One of the most dramatic changes on the supply side in the sale of oil came in the USA. In 2011, the country based its oil production on new techniques- fracking and horizontal drilling. Due to their extreme flexibility, the USA was now able to react quickly to changes in price. Additionally, this coincided with a slowdown in growth rates in nations like China and the UK, reducing demand for oil. These demand-supply changes reduced the price of oil considerably, making it a less profitable economic activity. With new technologies coming up and factors like COVID-19 affecting the trade market, oil prices are prone to abrupt changes. In this scenario, it would be ideal for Middle Eastern countries to think of an alternate source of income that can ensure economic stability.


Tourism as an alternative


Many Arab countries have now started to see tourism as an alternative to oil sales. The move towards tourism began in Dubai, UAE. Dubai has invested in tourism and construction using the money it made from oil exports, and as a result, it is now well-known for its opulent hotels and other structures. The development of the oil industry has also attracted a foreign labor force, boosting the manufacturing sector in Dubai. The government of UAE has understood that oil reserves in Dubai may soon be exhausted and hence, they have focused on economic diversification, using tourism as the primary contributor.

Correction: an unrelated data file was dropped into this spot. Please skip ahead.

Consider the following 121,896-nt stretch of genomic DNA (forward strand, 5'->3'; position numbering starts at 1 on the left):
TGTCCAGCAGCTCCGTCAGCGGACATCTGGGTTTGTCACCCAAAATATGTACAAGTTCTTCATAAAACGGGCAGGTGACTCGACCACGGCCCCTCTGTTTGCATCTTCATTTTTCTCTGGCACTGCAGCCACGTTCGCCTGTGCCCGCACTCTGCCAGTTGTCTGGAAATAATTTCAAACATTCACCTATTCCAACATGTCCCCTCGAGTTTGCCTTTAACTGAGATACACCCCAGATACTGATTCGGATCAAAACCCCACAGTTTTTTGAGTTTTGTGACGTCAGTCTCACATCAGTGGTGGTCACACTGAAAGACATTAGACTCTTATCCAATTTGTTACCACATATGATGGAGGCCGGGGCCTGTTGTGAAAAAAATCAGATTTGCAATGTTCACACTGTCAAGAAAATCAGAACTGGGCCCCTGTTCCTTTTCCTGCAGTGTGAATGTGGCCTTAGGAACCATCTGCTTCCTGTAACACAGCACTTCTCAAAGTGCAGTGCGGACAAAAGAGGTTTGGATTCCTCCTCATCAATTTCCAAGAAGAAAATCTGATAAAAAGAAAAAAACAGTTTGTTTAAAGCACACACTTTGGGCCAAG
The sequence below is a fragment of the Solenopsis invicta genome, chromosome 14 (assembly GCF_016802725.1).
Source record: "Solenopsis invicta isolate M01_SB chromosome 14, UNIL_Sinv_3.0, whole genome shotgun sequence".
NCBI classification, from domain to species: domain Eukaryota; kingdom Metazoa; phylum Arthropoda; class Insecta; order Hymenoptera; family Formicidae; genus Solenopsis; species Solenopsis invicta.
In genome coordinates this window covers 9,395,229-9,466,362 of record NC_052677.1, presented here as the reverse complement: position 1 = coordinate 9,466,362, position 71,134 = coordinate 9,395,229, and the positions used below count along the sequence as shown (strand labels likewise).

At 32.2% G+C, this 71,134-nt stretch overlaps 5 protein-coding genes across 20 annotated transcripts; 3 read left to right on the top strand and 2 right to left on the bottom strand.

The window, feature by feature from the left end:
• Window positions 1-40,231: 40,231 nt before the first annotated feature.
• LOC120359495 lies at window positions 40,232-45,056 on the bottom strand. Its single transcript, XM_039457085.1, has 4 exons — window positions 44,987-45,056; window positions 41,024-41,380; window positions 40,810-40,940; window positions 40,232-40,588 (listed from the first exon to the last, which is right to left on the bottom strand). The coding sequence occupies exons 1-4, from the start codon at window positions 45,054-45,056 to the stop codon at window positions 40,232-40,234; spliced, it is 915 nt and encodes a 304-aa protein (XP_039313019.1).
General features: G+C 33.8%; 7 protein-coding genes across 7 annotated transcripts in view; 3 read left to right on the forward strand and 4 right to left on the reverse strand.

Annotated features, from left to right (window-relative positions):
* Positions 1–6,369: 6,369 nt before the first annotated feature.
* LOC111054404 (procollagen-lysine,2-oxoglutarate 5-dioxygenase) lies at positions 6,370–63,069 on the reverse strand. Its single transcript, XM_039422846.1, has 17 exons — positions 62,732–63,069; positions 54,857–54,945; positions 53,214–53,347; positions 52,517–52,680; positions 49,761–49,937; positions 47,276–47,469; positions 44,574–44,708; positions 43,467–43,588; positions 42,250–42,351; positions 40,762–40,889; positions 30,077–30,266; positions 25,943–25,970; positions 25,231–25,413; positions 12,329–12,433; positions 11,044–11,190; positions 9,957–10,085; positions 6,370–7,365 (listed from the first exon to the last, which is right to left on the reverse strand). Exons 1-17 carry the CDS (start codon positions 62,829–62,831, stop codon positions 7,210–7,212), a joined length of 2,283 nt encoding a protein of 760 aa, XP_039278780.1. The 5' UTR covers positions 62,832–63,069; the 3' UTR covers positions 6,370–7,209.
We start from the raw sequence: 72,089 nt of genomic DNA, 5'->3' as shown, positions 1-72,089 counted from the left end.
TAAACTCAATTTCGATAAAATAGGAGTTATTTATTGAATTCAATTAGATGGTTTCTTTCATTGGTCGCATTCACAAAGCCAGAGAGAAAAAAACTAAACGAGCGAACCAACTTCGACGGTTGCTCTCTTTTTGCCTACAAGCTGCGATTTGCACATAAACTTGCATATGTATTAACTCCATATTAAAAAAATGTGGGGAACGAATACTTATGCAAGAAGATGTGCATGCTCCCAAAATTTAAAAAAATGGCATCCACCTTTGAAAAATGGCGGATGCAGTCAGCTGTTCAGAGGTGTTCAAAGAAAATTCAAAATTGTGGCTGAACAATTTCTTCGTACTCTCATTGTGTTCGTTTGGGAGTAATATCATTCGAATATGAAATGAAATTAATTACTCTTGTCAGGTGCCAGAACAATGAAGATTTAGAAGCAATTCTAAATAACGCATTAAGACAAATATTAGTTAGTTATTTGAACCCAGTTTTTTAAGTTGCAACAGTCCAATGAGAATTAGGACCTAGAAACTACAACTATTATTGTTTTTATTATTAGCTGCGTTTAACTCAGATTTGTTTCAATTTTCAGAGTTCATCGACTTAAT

Even Mohammad bin Salman, the crown prince of Saudi Arabia, has announced projects like Saudi Vision 2030 in response to the projected depletion of natural resources. This project is geared toward an overhaul of the financial sector of Saudi Arabia, making the country economically diversified. In addition, The Saudi regime is looking to expand tourism in Mecca and Medina to house more than 100 million tourists a year by 2030. As a result, more Muslims will travel to Saudi Arabia to perform the renowned annual Hajj pilgrimage.


The two aforementioned examples show that countries in the Middle East have recognized the fallibility of the oil sector. They have started to look to alternative revenue streams, with tourism being the primary one. There is great potential for further growth in the tourism industry, and all countries should exploit this opportunity to diversify their economies.


Conclusion


Countries with abundant natural oil reserves stand at crossroads. Either they develop their economy with heavy dependence on these resources or use them as stepstones and diversify their economies. While countries dependent on oil may snowball, that growth would not be sustainable. In the long run, they would have to choose other sources of economic growth. Countries like the UAE have begun transitioning their economies to other sectors. How other oil-rich nations plan their economic trajectories stands up in the air.


(Written by Raghav Bansal and Edited by Prakhar Singhania)